Unlike Apache Kafka, where various actions are only possible through either the KafkaProducer, KafkaConsumer or AdminClient object, all Kinesis Data Streams functions are available through the KinesisClient.

To consume data from a shard, a GetRecords request must be executed. The GetRecords request needs a ShardIterator as a reference, which provides the current position of the pointer in the shard for the call. The builder pattern is used consistently when creating the request objects (e.g. ShardIteratorRequest or GetRecordsRequest).

To create a ShardIterator, the name of the stream, the Shard Id, and the Shard Iterator type are necessary. There are five different types to choose from, which influence the starting position of the pointer in the shard:

  • AT_SEQUENCE_NUMBER – Read from a specified sequence number (inclusive).
  • AFTER_SEQUENCE_NUMBER – read from a specified sequence number (exclusive).
  • AT_TIMESTAMP – Read from the first record, starting from a timestamp.
  • TRIM_HORIZON – Read from the oldest record in the stream (“earliest” in Apache Kafka).
  • LATEST – Read from the latest record in the stream (“latest” in Apache Kafka).

Depending on the type, a sequence number or a timestamp must also be passed. The ShardIterator created in this way is passed to the GetRecordsRequest Builder and the maximum number of records to be retrieved is specified. The maximum is 10,000 records per call. Listing 3 shows the associated code.

Listing 3

KinesisClient kinesisClient = KinesisClient.builder()
				.region(Region.EU_CENTRAL_1)
				.credentialsProvider(() ->
					AwsBasicCredentials.create("myKey","mySecret"))
				.build();

GetShardIteratorRequest shardIteratorRequest = GetShardIteratorRequest.builder()
				.shardIteratorType(ShardIteratorType.LATEST)
				.shardId("shardId-000000000000")
				.streamName("myStream")
				.build();

String currentShardIterator = kinesisClient
.getShardIterator(shardIteratorRequest)
.shardIterator();

while(true) {

	GetRecordsRequest recordsRequest = GetRecordsRequest.builder()
				.shardIterator(currentShardIterator)
				.build();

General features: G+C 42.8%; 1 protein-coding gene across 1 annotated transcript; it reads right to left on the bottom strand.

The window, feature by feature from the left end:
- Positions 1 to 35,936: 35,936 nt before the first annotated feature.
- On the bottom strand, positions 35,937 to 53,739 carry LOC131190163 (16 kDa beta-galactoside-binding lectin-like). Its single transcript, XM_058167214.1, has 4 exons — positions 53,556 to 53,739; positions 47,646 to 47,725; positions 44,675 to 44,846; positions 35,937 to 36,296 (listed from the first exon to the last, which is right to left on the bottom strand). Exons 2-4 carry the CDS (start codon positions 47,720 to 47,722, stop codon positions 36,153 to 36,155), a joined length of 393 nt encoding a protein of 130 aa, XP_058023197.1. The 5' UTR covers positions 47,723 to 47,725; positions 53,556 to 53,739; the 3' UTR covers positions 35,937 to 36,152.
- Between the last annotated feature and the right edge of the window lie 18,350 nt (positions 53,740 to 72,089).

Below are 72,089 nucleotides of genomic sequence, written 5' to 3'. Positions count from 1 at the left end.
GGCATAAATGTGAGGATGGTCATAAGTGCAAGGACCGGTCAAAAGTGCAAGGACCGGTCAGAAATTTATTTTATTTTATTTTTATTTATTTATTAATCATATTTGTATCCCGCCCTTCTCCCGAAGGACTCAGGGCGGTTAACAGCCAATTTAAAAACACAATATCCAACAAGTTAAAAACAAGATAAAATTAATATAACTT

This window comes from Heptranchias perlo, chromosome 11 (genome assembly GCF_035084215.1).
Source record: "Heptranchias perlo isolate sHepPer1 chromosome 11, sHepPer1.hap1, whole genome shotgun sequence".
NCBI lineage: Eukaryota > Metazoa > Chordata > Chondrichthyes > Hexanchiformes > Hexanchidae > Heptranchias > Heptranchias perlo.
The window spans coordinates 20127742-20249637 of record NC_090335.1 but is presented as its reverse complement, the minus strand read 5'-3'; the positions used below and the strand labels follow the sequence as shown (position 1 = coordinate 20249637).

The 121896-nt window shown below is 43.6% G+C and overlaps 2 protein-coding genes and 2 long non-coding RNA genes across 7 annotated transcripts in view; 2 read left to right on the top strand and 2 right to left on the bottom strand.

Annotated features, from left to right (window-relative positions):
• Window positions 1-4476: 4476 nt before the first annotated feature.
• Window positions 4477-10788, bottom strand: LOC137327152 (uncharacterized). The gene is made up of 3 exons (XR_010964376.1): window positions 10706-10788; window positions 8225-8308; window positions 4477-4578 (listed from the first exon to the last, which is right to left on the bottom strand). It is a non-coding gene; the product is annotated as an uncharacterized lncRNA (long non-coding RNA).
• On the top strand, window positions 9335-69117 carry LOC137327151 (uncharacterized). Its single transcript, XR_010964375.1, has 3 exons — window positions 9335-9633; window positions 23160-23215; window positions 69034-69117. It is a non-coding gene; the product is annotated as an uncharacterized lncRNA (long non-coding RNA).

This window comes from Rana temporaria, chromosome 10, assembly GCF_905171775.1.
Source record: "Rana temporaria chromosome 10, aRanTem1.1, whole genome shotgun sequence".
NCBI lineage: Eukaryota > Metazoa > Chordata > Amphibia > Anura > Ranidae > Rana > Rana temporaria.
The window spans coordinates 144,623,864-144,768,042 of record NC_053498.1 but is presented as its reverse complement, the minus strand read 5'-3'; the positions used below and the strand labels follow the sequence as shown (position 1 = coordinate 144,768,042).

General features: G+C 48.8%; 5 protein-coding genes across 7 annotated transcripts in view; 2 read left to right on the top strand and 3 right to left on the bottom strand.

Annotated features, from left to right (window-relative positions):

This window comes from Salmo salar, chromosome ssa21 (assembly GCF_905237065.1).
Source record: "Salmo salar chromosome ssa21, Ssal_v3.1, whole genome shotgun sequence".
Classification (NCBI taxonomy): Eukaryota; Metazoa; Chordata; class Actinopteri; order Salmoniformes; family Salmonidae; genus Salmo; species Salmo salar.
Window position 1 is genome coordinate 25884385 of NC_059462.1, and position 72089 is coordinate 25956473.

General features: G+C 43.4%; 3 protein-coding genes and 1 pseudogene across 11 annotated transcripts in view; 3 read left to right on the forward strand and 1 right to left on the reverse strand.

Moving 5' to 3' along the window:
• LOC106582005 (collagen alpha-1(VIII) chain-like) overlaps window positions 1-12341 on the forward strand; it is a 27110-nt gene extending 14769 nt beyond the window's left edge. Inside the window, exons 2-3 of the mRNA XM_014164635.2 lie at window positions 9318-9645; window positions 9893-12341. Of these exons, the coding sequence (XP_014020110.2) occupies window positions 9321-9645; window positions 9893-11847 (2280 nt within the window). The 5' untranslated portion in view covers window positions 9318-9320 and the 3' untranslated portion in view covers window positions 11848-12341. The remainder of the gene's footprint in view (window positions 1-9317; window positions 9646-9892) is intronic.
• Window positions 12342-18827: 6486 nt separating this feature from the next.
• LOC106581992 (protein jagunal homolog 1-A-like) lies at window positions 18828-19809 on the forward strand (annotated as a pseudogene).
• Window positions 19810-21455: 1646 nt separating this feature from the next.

GetRecordsResponse records = kinesisClient
.getRecords(recordsRequest);
	
records.records().forEach(record ->
			System.out.println(record.data().asUtf8String()));
	
currentShardIterator = records.nextShardIterator();
	Thread.sleep(1_000);

}

A list of all shards with their associated ids can be dynamically retrieved for the respective stream using the +ListShards method of the KinesisClient.

In response to the call of the +getRecords method of the KinesisClient with the GetRecordsRequest object as an argument, one gets a GetRecordsResponse which, in addition to the records (or no records – see section “Pitfalls from the field”), returns a new ShardIterator to be used the next time +getRecords is called or the GetRecordsRequest object is created, containing the next position.

The position of the previous data record cannot be determined. This is an obstacle in that, as mentioned in the technical description of Kinesis Data Streams, sequence numbers do not provide any information about the preceding records and cannot be calculated by themselves. Apache Kafka, on the other hand, simply subtracts a desired number from the current offset to arrive at the particular record before the current one (e.g., offset – 1 for the previous record). If knowledge about the previous records is required (for example, to jump to the beginning of a batch), this information must either be carried in the records or stored externally.